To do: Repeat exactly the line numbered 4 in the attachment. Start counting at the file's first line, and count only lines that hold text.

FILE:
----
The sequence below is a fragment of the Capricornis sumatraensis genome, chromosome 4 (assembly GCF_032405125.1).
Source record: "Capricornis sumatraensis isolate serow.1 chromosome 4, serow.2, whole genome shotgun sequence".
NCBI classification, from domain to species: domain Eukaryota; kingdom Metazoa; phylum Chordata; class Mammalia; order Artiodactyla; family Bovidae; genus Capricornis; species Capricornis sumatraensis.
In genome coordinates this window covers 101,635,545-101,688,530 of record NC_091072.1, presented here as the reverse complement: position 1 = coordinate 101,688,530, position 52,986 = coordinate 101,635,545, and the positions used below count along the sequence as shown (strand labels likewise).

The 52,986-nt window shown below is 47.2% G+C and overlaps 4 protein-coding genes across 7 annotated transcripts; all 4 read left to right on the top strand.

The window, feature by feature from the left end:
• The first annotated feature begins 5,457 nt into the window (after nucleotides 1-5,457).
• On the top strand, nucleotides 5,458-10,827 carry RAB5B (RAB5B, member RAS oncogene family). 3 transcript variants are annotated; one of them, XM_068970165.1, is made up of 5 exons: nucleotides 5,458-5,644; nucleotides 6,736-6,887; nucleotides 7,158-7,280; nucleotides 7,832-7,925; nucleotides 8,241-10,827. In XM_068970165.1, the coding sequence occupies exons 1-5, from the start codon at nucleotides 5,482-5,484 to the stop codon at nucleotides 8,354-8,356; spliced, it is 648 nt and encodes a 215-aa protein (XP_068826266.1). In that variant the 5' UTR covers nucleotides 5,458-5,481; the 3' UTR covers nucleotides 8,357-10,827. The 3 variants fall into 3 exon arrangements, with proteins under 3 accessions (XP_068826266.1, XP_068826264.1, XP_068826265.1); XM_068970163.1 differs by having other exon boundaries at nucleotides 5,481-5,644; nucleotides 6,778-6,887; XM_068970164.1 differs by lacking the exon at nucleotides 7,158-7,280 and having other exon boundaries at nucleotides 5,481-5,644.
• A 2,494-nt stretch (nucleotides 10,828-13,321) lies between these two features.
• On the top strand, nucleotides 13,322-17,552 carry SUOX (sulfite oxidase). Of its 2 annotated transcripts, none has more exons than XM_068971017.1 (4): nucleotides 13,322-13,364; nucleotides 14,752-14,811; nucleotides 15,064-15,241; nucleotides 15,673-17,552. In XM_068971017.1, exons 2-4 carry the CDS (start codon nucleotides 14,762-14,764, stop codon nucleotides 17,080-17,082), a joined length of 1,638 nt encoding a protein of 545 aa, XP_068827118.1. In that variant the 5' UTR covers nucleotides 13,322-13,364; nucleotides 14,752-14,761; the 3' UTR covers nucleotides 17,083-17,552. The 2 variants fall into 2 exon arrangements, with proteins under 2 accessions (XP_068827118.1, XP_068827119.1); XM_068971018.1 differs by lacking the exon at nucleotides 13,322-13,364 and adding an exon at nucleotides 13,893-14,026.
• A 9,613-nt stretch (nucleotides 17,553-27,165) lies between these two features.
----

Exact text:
In genome coordinates this window covers 101,635,545-101,688,530 of record NC_091072.1, presented here as the reverse complement: position 1 = coordinate 101,688,530, position 52,986 = coordinate 101,635,545, and the positions used below count along the sequence as shown (strand labels likewise).